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Colorado Attorney General Indicts 15 Individuals in Oxycodone Ring

DEC 17 (DENVER) – The Colorado Attorney General’s Office announced the charging of 15 individuals accused of fraudulently acquiring, diverting, and distributing large amounts of oxycodone, a Schedule II Controlled Substance, in the Denver-metro area and Oklahoma.

“Crimes around prescription drugs are on the rise in Colorado and nationwide and we are seeing a proliferation of fraudulent schemes to obtain and divert oxycodone, which is highly addictive,” said Attorney General John Suthers. “Thanks to a coordinated effort between the medical, pharmacy, mental health, and law enforcement communities, we’ve dismantled a prescription-drug trafficking ring.”

Beginning in July 2010, Robin Steinke is accused of coordinating and orchestrating a scheme that relied on a group of people to profit from illegally acquiring and distributing oxycodone. Steinke directed her associates to obtain the drug so that her organization could sell it to people at an inflated price, approximately 50 cents per milligram or about $15.00 for one 30 mg dose. Steinke paid pharmacist Jeffrey Clawson, who owned a Brighton, Colorado pharmacy, to collaborate with her and her network of “patients” to divert large quantities of oxycodone for sale on the black market.

“Prescription drug abuse in Colorado is a growing problem, and today’s law enforcement action is evidence that DEA and our state and local partners intend to aggressively combat this problem,” said Special Agent in Charge Barbra M. Roach of the Drug Enforcement Administration’s (DEA) Denver Field Division. “If pharmacists and other medical professionals abuse their position and illegally divert oxycodone and other prescription drugs, they will be investigated and prosecuted just like any other drug trafficker.”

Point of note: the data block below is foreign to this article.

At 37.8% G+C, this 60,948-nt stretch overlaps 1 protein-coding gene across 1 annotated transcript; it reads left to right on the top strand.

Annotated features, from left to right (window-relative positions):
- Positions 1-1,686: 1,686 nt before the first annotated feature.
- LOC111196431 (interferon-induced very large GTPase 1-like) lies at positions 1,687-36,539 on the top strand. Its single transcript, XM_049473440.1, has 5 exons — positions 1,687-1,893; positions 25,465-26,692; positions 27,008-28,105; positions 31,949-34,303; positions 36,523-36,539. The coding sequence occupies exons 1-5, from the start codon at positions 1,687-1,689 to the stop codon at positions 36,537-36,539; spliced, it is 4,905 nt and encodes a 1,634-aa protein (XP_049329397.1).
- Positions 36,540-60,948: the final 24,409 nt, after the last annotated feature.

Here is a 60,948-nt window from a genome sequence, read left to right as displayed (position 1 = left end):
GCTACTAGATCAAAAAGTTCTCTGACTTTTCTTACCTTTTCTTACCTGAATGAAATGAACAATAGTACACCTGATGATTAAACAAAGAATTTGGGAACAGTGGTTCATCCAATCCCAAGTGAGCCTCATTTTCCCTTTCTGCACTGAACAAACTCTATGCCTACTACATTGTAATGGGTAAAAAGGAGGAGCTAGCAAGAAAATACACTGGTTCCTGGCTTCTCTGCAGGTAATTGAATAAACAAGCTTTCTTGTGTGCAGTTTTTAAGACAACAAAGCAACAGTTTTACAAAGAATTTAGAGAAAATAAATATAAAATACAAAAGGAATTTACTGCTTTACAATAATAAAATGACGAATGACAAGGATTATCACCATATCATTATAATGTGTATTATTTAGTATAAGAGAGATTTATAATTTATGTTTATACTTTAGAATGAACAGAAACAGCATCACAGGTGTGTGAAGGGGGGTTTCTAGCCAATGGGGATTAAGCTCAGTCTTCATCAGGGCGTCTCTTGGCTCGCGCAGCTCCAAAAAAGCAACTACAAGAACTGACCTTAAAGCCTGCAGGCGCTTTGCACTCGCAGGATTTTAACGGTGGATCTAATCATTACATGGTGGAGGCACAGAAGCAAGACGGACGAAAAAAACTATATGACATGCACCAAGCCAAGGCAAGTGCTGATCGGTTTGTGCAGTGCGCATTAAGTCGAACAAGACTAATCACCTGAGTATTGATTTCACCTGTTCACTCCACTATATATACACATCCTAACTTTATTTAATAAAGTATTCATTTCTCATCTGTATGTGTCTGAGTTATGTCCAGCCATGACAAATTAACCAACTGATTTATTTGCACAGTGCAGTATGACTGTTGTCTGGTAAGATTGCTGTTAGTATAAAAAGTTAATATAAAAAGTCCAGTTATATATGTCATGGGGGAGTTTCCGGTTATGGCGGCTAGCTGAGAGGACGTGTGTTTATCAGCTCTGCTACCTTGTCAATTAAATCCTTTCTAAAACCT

In addition to Steinke and Clawson, the Attorney General’s Office named 13 other individuals for their roles in the drug ring in the 43-count indictment: Celeste Deherrera, Leticia Deherrera, Christopher Peterson (a.k.a. Christopher Petersen), Christopher Gemeinhardt, Shawna Lawley, Joel Barr, Jacqueline Geist, Andrew Guerrero, Lisa Teitelbaum, Rhonda Scott, Sadie Grubbs, Daniel Burke, and Laurie Ann Larrew. In addition to Colorado, the ring attempted to have fraudulent prescriptions filled for sale in Oklahoma and Kansas.

The DEA Denver Field Division worked in cooperation with the Colorado Attorney General’s Office, South Metro Drug Task Force, North Metro Drug Task Force, Broomfield Police Department, Denver Police Department, Greenwood Village Police Department, Parker Police Department, Sheridan Police Department, Thornton Police Department, and the Carter County Oklahoma District Attorney’s Office.

The filing of criminal charges or an indictment is merely a formal accusation that an individual committed a crime. Each defendant should be presumed innocent until proven guilty. These cases will be prosecuted in Adams County District Court by the Colorado Attorney General’s Office and the Adams County District Attorney’s Office.


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